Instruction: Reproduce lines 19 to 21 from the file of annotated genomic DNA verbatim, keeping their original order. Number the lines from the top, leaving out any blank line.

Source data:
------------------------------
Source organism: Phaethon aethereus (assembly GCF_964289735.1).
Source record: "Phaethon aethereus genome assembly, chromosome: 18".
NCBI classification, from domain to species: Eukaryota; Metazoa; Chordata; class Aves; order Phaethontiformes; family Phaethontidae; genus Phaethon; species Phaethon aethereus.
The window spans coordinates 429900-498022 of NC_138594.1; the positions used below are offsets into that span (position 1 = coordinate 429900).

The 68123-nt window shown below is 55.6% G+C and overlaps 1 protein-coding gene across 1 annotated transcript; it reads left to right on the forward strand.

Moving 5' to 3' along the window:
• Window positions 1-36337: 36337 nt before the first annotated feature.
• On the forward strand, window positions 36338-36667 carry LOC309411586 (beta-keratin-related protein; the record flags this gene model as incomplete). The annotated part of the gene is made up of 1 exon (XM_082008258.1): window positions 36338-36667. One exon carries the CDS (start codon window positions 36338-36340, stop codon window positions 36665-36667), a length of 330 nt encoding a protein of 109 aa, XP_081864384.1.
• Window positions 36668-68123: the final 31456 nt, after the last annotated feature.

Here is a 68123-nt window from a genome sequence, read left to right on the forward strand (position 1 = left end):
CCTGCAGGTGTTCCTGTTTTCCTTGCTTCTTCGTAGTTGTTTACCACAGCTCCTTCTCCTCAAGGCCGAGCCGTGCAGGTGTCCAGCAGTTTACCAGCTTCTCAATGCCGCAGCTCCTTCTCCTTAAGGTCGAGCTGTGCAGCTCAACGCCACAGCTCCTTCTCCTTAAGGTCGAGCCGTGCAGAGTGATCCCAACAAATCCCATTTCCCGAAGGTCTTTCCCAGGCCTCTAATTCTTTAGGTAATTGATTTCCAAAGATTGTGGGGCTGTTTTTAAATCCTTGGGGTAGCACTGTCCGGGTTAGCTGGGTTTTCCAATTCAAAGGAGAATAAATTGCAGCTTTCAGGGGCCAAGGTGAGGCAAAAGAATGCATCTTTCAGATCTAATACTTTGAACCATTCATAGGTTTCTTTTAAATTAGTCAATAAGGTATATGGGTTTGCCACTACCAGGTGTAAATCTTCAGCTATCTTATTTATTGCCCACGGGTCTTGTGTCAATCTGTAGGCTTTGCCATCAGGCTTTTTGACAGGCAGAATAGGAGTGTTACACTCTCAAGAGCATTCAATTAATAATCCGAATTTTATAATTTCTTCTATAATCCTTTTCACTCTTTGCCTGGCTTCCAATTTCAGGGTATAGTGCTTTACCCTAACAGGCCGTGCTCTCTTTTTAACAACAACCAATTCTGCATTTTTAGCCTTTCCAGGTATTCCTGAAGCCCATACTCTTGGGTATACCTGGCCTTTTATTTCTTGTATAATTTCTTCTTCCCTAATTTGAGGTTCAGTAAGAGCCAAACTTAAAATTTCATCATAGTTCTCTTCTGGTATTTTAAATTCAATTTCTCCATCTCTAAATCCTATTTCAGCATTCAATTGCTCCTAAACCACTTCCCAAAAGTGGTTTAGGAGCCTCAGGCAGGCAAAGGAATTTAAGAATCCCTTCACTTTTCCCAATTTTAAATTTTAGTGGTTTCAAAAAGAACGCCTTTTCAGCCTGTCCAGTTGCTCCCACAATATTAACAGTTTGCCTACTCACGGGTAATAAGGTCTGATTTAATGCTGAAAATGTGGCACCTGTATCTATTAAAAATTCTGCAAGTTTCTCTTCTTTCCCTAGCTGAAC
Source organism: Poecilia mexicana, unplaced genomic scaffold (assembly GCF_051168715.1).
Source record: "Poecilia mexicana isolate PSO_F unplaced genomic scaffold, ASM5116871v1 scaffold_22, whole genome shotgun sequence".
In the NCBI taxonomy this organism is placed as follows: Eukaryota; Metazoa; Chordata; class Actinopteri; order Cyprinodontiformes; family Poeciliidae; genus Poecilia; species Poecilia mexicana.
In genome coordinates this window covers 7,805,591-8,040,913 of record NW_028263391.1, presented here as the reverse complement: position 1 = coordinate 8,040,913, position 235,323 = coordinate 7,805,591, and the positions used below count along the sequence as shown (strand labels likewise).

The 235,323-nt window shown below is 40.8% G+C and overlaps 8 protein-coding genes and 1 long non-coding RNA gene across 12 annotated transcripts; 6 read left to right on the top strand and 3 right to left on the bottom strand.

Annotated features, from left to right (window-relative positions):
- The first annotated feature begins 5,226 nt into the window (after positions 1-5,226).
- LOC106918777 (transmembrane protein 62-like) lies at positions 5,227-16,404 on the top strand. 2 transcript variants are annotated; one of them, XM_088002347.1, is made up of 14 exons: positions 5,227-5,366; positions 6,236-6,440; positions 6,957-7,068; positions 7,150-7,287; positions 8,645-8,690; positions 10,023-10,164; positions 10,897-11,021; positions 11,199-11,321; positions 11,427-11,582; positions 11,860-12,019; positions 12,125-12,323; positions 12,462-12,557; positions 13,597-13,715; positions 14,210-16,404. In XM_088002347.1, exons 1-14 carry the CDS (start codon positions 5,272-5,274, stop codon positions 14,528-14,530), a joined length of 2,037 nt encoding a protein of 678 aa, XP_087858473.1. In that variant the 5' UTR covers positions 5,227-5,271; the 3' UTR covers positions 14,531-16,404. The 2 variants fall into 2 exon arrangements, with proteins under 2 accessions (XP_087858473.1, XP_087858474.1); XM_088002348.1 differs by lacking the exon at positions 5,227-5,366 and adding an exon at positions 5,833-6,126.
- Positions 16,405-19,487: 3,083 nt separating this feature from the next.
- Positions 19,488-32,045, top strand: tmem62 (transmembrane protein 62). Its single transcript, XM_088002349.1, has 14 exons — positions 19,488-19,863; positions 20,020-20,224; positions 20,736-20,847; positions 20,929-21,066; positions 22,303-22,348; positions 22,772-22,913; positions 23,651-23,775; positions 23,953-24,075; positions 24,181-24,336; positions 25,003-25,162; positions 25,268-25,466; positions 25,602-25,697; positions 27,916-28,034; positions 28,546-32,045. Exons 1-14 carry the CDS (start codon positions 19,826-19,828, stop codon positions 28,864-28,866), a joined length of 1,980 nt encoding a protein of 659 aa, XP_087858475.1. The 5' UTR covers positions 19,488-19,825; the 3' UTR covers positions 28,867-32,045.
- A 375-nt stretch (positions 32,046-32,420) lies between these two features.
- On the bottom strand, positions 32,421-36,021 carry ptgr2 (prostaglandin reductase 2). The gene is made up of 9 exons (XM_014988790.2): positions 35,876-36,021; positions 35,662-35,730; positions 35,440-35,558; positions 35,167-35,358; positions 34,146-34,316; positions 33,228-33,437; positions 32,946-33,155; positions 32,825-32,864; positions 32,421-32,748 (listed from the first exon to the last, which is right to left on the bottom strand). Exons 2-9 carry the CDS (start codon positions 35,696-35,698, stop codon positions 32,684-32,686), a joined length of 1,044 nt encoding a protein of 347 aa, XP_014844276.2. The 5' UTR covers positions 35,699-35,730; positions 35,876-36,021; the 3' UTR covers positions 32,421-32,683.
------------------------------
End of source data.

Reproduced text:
- LOC106918777 (transmembrane protein 62-like) lies at positions 5,227-16,404 on the top strand. 2 transcript variants are annotated; one of them, XM_088002347.1, is made up of 14 exons: positions 5,227-5,366; positions 6,236-6,440; positions 6,957-7,068; positions 7,150-7,287; positions 8,645-8,690; positions 10,023-10,164; positions 10,897-11,021; positions 11,199-11,321; positions 11,427-11,582; positions 11,860-12,019; positions 12,125-12,323; positions 12,462-12,557; positions 13,597-13,715; positions 14,210-16,404. In XM_088002347.1, exons 1-14 carry the CDS (start codon positions 5,272-5,274, stop codon positions 14,528-14,530), a joined length of 2,037 nt encoding a protein of 678 aa, XP_087858473.1. In that variant the 5' UTR covers positions 5,227-5,271; the 3' UTR covers positions 14,531-16,404. The 2 variants fall into 2 exon arrangements, with proteins under 2 accessions (XP_087858473.1, XP_087858474.1); XM_088002348.1 differs by lacking the exon at positions 5,227-5,366 and adding an exon at positions 5,833-6,126.
- Positions 16,405-19,487: 3,083 nt separating this feature from the next.
- Positions 19,488-32,045, top strand: tmem62 (transmembrane protein 62). Its single transcript, XM_088002349.1, has 14 exons — positions 19,488-19,863; positions 20,020-20,224; positions 20,736-20,847; positions 20,929-21,066; positions 22,303-22,348; positions 22,772-22,913; positions 23,651-23,775; positions 23,953-24,075; positions 24,181-24,336; positions 25,003-25,162; positions 25,268-25,466; positions 25,602-25,697; positions 27,916-28,034; positions 28,546-32,045. Exons 1-14 carry the CDS (start codon positions 19,826-19,828, stop codon positions 28,864-28,866), a joined length of 1,980 nt encoding a protein of 659 aa, XP_087858475.1. The 5' UTR covers positions 19,488-19,825; the 3' UTR covers positions 28,867-32,045.